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NASCAR Modified Tour, Thompson Icebreaker Begin 2021 Separately

As it has for 48 years, the Thompson Speedway Icebreaker will jump start the New England racing scene over the weekend, albeit without the NASCAR Whelen Modified Tour for the first time in 36 years.

Kind of.

Several stars and cars from The Tour will race for 125 laps on Sunday afternoon but without NASCAR sanctioning in the first race for the Thompson Speedway Open Outlaw (Tour Type) Modified Series — which essentially replaces NASCAR on the iconic track’s schedule.

Meanwhile, the Whelen Modified Tour will also open the 2021 season on Thursday night, making its first trip in 11 years to venerable Martinsville Speedway in Virginia alongside the NASCAR Cup Series. Amongst those expected to compete in both races are NASCAR champions Doug Coby, Justin Bonsignore, Ron Silk, Ryan Preece and Bobby Santos III.

With the Valenti Modified Series and Tri-Track Open Modified Series, it’s a frequently changing landscape in Modified Country, but NASCAR is taking every step to ensure that the Whelen Modified Tour remains the pinnacle of the discipline.

It features a purse and bonus structure intended to reflect that status.

Nearly every event pays over $10,000 to the winner. There are bonuses for ($1k, Mayhew Tools) winning the pole, ($600, Hoosier Tire) for leading the most laps, ($500, Hoosier) for most positions gained from qualifying, ($500, Hoosier) for the best new team that advances the most position from their starting spot, ($400) for the halfway leader and numerous other bonuses for the top-25 car owners across every event.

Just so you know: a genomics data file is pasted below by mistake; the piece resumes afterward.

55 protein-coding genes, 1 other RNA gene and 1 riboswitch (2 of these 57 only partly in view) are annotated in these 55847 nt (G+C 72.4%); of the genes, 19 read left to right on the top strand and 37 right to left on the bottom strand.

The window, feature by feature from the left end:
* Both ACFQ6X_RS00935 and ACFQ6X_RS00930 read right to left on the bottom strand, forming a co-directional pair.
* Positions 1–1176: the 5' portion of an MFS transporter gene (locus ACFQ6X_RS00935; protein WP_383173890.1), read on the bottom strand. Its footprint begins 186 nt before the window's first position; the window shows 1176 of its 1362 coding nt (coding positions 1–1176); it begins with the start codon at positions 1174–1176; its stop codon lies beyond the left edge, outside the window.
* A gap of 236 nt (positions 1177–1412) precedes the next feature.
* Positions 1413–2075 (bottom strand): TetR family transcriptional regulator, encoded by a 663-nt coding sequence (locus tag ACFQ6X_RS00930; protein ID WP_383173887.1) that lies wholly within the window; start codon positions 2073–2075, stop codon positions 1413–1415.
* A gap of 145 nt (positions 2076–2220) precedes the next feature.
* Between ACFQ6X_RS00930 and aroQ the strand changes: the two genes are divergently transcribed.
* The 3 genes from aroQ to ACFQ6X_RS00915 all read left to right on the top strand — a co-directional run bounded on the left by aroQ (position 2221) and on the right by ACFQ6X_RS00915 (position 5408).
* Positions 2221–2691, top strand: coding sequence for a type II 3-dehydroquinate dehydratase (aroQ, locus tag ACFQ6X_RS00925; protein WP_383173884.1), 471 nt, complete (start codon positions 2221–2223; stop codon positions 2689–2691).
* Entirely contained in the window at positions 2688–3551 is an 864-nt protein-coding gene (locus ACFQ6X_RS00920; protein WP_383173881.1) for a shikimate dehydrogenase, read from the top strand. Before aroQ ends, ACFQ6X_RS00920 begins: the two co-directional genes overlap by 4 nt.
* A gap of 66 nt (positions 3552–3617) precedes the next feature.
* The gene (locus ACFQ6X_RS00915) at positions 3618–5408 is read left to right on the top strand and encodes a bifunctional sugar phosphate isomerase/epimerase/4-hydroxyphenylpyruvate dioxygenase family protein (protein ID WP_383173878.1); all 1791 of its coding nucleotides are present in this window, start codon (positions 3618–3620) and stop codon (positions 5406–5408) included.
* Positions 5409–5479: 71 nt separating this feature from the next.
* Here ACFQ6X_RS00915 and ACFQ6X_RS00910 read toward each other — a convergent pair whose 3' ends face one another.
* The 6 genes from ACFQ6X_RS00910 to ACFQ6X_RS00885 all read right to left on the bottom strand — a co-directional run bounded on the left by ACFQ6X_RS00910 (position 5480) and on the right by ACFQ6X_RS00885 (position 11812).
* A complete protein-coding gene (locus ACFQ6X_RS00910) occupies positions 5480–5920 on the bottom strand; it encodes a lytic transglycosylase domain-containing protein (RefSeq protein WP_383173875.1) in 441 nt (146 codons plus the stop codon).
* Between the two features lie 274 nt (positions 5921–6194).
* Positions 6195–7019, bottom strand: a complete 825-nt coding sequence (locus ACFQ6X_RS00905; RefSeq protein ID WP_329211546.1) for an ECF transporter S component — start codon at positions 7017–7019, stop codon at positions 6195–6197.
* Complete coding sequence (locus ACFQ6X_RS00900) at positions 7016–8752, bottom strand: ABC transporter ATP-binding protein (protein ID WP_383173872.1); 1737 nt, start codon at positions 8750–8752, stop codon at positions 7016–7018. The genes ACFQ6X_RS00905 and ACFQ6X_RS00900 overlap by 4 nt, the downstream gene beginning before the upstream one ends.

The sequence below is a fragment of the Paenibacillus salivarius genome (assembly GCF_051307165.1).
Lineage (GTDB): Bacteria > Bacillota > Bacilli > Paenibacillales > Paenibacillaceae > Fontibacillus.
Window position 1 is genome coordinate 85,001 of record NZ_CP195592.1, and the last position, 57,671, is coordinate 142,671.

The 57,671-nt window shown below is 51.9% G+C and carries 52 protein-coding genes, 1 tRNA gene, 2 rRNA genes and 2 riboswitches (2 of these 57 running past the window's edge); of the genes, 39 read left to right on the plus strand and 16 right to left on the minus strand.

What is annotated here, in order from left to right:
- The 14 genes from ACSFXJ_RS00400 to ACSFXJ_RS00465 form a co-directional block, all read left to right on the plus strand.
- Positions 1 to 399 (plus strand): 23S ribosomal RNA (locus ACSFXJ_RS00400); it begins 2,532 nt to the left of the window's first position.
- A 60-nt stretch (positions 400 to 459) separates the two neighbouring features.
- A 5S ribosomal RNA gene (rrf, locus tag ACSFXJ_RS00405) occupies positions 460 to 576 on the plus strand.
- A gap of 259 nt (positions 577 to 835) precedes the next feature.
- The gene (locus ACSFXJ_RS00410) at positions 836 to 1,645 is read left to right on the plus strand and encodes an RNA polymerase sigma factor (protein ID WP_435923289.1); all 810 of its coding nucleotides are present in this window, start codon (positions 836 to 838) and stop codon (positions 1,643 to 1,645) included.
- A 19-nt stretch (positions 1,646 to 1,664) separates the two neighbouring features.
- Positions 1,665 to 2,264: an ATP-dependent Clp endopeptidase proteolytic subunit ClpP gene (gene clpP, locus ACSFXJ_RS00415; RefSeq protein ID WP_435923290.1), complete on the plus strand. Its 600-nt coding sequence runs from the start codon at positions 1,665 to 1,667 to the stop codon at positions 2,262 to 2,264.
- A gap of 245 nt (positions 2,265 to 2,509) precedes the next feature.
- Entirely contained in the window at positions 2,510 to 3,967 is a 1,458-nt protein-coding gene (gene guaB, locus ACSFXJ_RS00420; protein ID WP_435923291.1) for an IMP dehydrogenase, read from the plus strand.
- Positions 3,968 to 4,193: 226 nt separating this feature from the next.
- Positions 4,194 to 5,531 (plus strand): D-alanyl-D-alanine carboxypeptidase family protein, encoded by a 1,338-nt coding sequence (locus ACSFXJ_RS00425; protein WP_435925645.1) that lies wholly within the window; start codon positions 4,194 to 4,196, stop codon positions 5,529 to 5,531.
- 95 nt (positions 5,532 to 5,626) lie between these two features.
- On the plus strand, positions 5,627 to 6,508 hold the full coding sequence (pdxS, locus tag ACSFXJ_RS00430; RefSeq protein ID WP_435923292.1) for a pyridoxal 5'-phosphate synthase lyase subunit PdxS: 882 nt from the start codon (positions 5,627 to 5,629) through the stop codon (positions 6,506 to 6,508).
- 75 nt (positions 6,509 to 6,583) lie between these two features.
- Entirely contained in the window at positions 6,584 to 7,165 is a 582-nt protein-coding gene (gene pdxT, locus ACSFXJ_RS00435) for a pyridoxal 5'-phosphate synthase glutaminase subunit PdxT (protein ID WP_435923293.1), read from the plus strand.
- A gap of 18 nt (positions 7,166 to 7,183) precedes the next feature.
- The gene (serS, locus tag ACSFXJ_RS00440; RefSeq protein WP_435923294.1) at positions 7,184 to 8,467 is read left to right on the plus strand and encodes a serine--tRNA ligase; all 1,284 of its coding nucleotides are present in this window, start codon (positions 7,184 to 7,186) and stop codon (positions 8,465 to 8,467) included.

Additionally, all events are one-day shows this season, a cost containment measure with NASCAR hoping to get through the waning days of the pandemic and begin laying the future foundation for the Whelen Modified Tour.

So, on one hand, Tour Type Modified racing appears generally healthy with nearly 40 cars showing up to New Smyrna Speedway for the World Series of Asphalt in February and 40 entered into the NASCAR opener on Thursday at Martinsville.

At the same time, Thompson’s decision to run Open shows instead of NASCAR and Stafford Motor Speedway internally entertaining a similar direction over the winter indicates several red flags that need to be addressed once the pandemic ends.

NASCAR Tour director Jimmy Wilson was diplomatic when asked about this dynamic by Short Track Scene last month.

“When you think of Tour Modifieds, you think of the NASCAR Whelen Modified Tour,” Wilson said. “It’s great to see the other tours and open shows have success because it only strengthens it, and creates more teams who want to move up the ladder and have another avenue to race before racing with us — so it’s great in general that Modified racing is as healthy as it is.

“COVID has meant that some track have been forced to look at things a little differently. It’s something that I feel like isn’t going to last forever. Some things are going to come back around. We have a very strong, robust 2021 schedule. It’s allowed us to move into some new markets that will only make us stronger in the future.”